Author:

Lisa Sullivan, PhD

Professor of Biostatistics

Boston University School of Public Health

# Introduction

Probabilities are numbers that reflect the likelihood that a particular event will occur. We hear about probabilities in many every-day situations ranging from weather forecasts (probability of rain or snow) to the lottery (probability of hitting the big jackpot). In biostatistical applications, it is probability theory that underlies statistical inference. Statistical inference involves making generalizations or inferences about unknown population parameters. After selecting a sample from the population of interest, we measure the characteristic under study, summarize this characteristic in our sample and then make inferences about the population based on what we observe in the sample. In this module we will discuss methods of sampling, basic concepts of probability, and applications of probability theory. In subsequent modules we will discuss statistical inference in detail and present methods that will enable you to make inferences about a population based on a single sample.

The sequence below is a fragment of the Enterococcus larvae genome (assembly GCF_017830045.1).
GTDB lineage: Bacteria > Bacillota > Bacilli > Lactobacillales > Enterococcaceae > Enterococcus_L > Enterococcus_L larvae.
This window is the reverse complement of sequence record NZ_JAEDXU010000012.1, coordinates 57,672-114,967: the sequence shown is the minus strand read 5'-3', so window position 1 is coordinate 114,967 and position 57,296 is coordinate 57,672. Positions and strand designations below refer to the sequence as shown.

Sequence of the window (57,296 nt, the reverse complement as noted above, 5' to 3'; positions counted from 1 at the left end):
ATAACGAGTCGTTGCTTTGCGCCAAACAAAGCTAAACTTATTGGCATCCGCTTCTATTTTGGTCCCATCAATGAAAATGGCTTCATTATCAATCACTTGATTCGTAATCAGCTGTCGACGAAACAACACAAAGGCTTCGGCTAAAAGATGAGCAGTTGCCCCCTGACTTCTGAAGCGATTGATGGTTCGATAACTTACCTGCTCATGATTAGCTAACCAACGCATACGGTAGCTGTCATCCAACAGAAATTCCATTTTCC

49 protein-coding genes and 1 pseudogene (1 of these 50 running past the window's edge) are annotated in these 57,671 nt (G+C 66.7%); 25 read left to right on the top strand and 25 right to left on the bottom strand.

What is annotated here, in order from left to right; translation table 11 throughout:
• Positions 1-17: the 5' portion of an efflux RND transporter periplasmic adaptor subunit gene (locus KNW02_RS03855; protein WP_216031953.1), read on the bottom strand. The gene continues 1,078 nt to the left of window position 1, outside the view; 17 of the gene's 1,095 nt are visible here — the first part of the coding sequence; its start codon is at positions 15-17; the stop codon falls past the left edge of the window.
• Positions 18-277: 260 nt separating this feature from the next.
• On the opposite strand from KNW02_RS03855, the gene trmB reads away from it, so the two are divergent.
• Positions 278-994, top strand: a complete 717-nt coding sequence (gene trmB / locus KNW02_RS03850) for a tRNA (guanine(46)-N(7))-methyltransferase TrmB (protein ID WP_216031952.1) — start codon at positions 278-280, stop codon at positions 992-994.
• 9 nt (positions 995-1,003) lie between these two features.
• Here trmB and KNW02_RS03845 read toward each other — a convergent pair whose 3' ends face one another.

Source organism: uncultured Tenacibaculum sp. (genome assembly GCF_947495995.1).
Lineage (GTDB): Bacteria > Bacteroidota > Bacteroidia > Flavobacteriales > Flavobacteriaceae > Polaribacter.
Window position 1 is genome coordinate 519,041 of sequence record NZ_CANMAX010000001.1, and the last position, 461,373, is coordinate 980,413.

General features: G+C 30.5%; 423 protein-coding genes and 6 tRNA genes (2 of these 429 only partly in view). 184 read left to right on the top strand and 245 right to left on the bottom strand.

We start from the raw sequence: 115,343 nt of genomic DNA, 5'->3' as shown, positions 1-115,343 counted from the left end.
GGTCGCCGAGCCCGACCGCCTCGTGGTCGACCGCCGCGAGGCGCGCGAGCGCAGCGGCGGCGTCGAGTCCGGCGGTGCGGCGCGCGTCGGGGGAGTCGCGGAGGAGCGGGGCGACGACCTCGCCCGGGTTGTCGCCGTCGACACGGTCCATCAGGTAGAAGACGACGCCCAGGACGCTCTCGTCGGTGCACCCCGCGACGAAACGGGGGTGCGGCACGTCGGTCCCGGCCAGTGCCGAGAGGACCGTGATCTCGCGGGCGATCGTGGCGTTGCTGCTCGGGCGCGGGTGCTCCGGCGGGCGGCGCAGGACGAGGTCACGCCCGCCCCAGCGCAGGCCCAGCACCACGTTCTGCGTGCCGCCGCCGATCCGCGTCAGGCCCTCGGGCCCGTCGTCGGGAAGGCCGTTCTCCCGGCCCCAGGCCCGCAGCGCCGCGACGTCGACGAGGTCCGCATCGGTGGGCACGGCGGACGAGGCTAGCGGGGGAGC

# Learning Objectives

*After completing this module, the student will be able to:*

- Distinguish between methods of probability sampling and non-probability sampling
- Compute and interpret unconditional and conditional probabilities
- Evaluate and interpret independence of events
- Explain the key features of the binomial distribution model
- Calculate probabilities using the binomial formula
- Explain the key features of the normal distribution model
- Calculate probabilities using the standard normal distribution table
- Compute and interpret percentiles of the normal distribution
- Define and interpret the standard error
- Explain sampling variability
- Apply and interpret the results of the Central Limit Theorem